RED Carbon Fiber Weapon tested by the Australian Cinematography Society

The ACS Technical Committee and FXPHD have done an “Introductory Video” looking at RED’s Carbon Fiber Weapon. The video looks at the new features, performance levels and where the new camera sits in the production ecosystem. Ben Allan ACS narrates the test video.

Included are some specific tests to see how the tweaks on the Dragon sensor and upgraded signal processing improve the Weapon’s dynamic range performance over previous Red’s Epic Dragon.

The committee shot overexposed and underexposed test images, then graded back to nominal exposure for a comparative dynamic range test. The test used a “real world” human subject rather than charts so this is a more practical, rather than scientific, result. An Alexa XT was used as the benchmark for comparisons as it’s considered the gold standard for Dynamic range. All three cameras used the same 85mm Zeiss Master Prime lens. The camera position was adjusted to compensate for the different sensors. The lighting consisted of a 2.5 and 1.3KW HMI, both through a 6×6 diffusion. All cameras worked from a base ISO of 800.


We found that the Dragon sensor in the Weapon is a good half stop quieter in the shadows compared to the Epic Dragon. There is also a small improvement in the highlights as well. This puts the Weapon in the top performance bracket for dynamic range, only about a stop short of the Alexa’s world leading dynamic range – which remains an impressive achievement.

On a general note it seems that RED has listened to its users base and addressed the weak points of the Epic camera. In testing we found the following:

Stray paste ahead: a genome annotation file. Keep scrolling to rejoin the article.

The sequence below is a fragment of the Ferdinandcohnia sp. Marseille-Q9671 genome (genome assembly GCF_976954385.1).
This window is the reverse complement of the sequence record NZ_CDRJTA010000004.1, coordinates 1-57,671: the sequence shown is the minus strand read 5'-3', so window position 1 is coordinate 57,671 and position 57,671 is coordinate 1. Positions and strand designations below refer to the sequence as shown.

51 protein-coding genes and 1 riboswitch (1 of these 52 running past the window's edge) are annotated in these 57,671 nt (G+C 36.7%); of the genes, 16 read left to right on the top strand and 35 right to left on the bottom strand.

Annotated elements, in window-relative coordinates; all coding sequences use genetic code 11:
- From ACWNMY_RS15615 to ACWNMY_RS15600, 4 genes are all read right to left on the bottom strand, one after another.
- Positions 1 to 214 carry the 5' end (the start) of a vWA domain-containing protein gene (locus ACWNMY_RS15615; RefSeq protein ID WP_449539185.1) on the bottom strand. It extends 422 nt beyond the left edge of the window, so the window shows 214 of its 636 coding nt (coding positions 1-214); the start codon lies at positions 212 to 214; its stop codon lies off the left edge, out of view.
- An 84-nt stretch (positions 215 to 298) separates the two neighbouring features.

Better form factor both lighter and quieter and cooler running.

Better module and expansion options

More recording Bandwidth and faster media means less compression at high frame rates and faster downloads.

Better PL mount and interchangeable optical low pass filter (OLPF) latching mechanism

Better noise performance, more dynamic range with CMOS smear suppressed

ProRes recording up to 4K on the carbon fibre model

Support for LUTs

Better calibrations/auto cal options

We look forward to the RED Weapon joining the production family and are excited by the future of this camera. In the next few months there will be a full-frame or VistaVision option for the Dragon Sensor – offering widely accessible large sensor photography in a professional cinema camera for the first time. Further down the track RED say they will allow for a further upgrade once they develop the next generation of sensors, hopefully taking the Weapon camera to the next level.

Cinematographers now have many amazing digital cameras to choose from. It was only ten years ago that digital cinema cameras arrived with the un-purchasable tape based Arri D20 and Panavision’s Genesis.

The ACS would like to qualify that any test shoot is specific to the nature of the shot(s) in that particular test and it is dangerous to extrapolate too far. While we believe our results are indicative they are not comprehensive nor definitive and we always encourage shooters to do their own tests.

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